Friday, March 01, 2013

Left Side of the Aisle #97 - Part 4

Outrage of the Week: SCOTUS gives cops even wider latitude

The outrage of the week is one that demonstrates - if demonstration was needed - just how fragile and limited your "freedom" is when the police invoke the magic word "drugs."

The 4th amendment to the Constitution reads: "The right of the people to be secure in their persons, houses, papers, and effects, against unreasonable searches and seizures, shall not be violated, and no Warrants shall issue, but upon probable cause, supported by Oath or affirmation, and particularly describing the place to be searched, and the persons or things to be seized."

Notice it refers to "persons, houses, papers, and effects." It doesn't say anything about your car. Courts have long held that driving is a "privilege," not a "right," so the state can put any restrictions on it which it wants, restrictions which you, in the course of recognizing that having a driver's license is often a necessity in today's society, "willingly accept." And Courts then have used that supposed willing acceptance to turn your car into what defense attorneys often call a "4th amendment free zone."

The Supreme Court recently ruled in a case involving a drug-sniffing dog. A Florida cop had stopped the same guy twice, walked his drug-sniffing dog around the guy's truck both times. Both times the dog alerted to the presence of drugs, giving the cop probable cause to search the truck. Both times no drugs were found.

The Florida Supreme Court ruled that both searches were illegal. In order to use a dog's alert to justify a search, the court said, police must demonstrate more than that the dog was trained and certified, but also that it was reliable. This was in keeping with the US Supreme Court's own standard, which was that cops have the right to search property if "a well-trained and reliable dog" indicates the presence of illegal drugs.

But in considering this case, the Supreme Court unanimously - and I emphasize unanimously - ignored its own standard and reversed the Florida court, declaring that courts should consider a dog sniff as reliable if the animal has passed a certified training program that includes controlled performance tests. That this dog had a clear record of being unreliable in the field didn't matter because a requirement of actually being able to demonstrate reliability "defies common sense." I expect we could call this faith-based judicial reasoning: We must have faith in the dog.

The point here is that to justify a search in the context of a routine traffic stop, police need probable cause to believe that the person stopped is committing a crime that justifies the search. Police dogs hitting on suspects like this guy will now become a proxy for probable cause which is an open invitation for police to search - and the dog does not even have to be a reliable one. History says that if you give cops an open invitation to search they will take it - and history also says that the effects of such invitations invariably falls most heavily on the poor and communities of color. There’s no reason to think that will change now.

What's more, there's an outrage underlying the outrage. This case involves what's called "an external canine sniff." That has been held by the Supreme Court to not be a search - it is what they call a "4th amendment non-event."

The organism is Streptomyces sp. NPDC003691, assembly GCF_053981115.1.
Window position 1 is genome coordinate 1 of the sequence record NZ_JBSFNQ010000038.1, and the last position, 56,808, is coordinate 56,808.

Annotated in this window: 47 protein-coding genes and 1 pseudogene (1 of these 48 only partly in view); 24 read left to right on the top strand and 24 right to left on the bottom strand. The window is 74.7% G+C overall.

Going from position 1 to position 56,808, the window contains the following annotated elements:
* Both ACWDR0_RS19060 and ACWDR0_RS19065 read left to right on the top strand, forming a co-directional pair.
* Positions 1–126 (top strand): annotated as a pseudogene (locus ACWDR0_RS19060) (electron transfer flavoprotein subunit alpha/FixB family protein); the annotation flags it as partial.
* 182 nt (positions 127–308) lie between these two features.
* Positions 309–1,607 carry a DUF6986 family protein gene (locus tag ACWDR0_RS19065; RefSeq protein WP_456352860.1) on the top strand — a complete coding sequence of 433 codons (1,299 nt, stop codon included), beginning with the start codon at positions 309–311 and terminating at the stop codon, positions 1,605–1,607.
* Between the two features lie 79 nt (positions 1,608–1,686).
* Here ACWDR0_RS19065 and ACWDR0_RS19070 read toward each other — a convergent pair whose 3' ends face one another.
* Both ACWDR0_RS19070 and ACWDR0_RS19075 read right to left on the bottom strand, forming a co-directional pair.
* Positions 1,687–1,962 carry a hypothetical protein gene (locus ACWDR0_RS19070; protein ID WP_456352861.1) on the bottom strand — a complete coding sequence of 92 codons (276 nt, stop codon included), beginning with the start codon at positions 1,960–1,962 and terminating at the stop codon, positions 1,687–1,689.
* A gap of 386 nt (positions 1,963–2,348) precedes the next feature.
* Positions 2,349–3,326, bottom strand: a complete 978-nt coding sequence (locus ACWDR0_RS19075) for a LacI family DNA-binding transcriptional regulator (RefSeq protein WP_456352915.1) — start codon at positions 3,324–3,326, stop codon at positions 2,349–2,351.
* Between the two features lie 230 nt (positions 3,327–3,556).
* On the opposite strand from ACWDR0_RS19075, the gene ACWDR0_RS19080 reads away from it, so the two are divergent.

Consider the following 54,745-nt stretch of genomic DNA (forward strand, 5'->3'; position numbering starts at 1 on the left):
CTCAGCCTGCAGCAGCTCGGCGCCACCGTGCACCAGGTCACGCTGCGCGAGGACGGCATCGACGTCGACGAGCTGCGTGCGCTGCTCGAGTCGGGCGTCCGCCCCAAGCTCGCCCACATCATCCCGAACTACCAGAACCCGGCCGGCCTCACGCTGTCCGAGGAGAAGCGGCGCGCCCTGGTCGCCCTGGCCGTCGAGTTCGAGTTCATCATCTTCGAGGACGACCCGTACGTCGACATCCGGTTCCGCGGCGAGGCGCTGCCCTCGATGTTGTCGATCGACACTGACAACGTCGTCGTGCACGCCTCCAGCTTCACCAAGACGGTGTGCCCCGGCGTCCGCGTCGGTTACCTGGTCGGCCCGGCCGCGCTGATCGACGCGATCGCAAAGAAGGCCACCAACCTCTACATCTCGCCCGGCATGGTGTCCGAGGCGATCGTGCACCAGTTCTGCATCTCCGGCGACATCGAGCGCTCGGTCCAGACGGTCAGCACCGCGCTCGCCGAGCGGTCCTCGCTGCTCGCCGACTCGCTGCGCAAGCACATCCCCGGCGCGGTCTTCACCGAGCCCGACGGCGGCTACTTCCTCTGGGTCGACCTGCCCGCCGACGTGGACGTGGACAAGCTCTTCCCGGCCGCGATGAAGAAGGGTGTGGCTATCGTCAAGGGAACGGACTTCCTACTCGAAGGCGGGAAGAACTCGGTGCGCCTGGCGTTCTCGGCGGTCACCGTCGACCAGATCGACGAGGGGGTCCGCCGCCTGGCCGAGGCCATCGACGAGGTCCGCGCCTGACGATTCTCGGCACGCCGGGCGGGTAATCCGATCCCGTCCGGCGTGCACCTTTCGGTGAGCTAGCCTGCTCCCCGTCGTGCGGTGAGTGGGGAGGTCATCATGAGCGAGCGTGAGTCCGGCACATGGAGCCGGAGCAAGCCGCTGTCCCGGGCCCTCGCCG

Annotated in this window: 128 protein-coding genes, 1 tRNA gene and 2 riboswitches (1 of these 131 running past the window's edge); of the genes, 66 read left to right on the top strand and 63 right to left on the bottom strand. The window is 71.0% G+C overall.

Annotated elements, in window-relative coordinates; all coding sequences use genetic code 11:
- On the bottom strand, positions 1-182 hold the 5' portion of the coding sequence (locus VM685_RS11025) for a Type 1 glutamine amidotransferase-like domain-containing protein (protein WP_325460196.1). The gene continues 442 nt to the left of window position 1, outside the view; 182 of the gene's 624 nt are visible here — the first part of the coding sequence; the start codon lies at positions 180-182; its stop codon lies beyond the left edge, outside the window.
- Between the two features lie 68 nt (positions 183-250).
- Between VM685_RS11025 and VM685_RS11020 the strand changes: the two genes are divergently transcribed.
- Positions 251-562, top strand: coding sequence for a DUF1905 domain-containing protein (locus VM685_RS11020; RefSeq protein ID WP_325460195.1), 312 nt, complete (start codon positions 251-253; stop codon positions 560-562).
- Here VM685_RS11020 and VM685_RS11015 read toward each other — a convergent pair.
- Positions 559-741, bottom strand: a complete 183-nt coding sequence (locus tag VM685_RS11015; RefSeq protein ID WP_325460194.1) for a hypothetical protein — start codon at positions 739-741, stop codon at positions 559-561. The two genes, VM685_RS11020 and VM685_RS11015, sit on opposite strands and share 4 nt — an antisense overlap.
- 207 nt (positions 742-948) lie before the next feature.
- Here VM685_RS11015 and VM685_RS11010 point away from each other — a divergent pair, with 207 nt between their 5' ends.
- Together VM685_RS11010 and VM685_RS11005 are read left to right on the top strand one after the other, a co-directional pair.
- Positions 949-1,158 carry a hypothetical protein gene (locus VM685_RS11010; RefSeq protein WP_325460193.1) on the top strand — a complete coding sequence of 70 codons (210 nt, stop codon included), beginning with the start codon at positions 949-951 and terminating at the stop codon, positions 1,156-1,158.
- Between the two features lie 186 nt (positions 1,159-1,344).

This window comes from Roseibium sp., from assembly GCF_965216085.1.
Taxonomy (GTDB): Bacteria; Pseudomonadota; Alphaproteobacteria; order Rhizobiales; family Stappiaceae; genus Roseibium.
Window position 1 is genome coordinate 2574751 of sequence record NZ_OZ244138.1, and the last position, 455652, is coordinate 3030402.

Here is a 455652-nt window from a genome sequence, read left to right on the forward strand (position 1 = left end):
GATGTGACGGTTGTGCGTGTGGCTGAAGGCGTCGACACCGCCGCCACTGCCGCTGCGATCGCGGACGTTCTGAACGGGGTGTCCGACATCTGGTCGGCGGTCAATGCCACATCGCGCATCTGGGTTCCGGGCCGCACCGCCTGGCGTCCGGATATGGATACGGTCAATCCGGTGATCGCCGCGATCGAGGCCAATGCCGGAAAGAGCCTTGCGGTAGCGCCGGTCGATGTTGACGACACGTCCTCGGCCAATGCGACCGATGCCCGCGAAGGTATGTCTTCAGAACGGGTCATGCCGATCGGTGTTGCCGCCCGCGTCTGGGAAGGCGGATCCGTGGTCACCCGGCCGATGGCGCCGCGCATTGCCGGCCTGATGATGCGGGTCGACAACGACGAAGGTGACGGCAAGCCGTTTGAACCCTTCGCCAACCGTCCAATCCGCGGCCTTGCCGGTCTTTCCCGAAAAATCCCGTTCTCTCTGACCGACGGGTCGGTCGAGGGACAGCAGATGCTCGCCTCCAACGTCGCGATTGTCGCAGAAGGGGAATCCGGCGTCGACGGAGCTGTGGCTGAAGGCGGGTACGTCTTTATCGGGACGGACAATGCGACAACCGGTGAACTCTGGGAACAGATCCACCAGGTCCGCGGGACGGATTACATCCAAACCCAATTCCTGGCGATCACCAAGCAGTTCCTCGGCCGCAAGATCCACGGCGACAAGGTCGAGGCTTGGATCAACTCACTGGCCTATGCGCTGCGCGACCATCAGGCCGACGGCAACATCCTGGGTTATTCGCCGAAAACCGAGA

Now here’s the question I want answered: How is this not a search? The dog is tool, a tool the cop is using to extend their capabilities, to detect things which they cannot see or hear or, in this case, smell. The dog is a tool.

What’s the answer you get? “Oh, no, the dog is not searching for smells. The dog is merely a ‘passive receptor’ of the smells that are there.”

Yeah, whatever, the point is, it’s not the dog that’s active, it’s the cop. The dog is not just wandering around a field or something, the cop is actively leading this dog on a lead to your car, to sniff here, sniff there, to see if they can find anything.

There are these new things, they’re not in practical form yet, but they are being developed. They’re called drug-sniffers. They’re like a wand you can hold that are both more sensitive and more discriminating than a dog’s nose in detecting smells. If a cop had one of these wands and went around your car, waving it around, seeing if it lit up for anything, is that a search? Is it going to be argued that the wand is merely a “passive receptor” of smells? If not, why not? If the use of a dog is not a search, how can the use of the wand be one?

This is inane. The whole purpose of a tool, of any tool, down to a hammer or a lever or whatever, the purpose of a tool is to enable you to do things you otherwise could not do. Cops have long been allowed to deal with things “in plain sight” - or plain hearing, or plain smell. In this case, that "plain sight" doesn’t exist: The cop is using a tool to extend their capabilities beyond those of a human being. How is doing that not a search?

If the Court is going to follow its own logic in this, the Court is going to have to say that the only area where you have privacy, the only area you are free from these kinds of searches, the only area where the Fourth Amendment does reach is that area where our latest, most advanced technologies do not.

And the fact that the logic of the Court leads inescapably to that conclusion is an incredible outrage.


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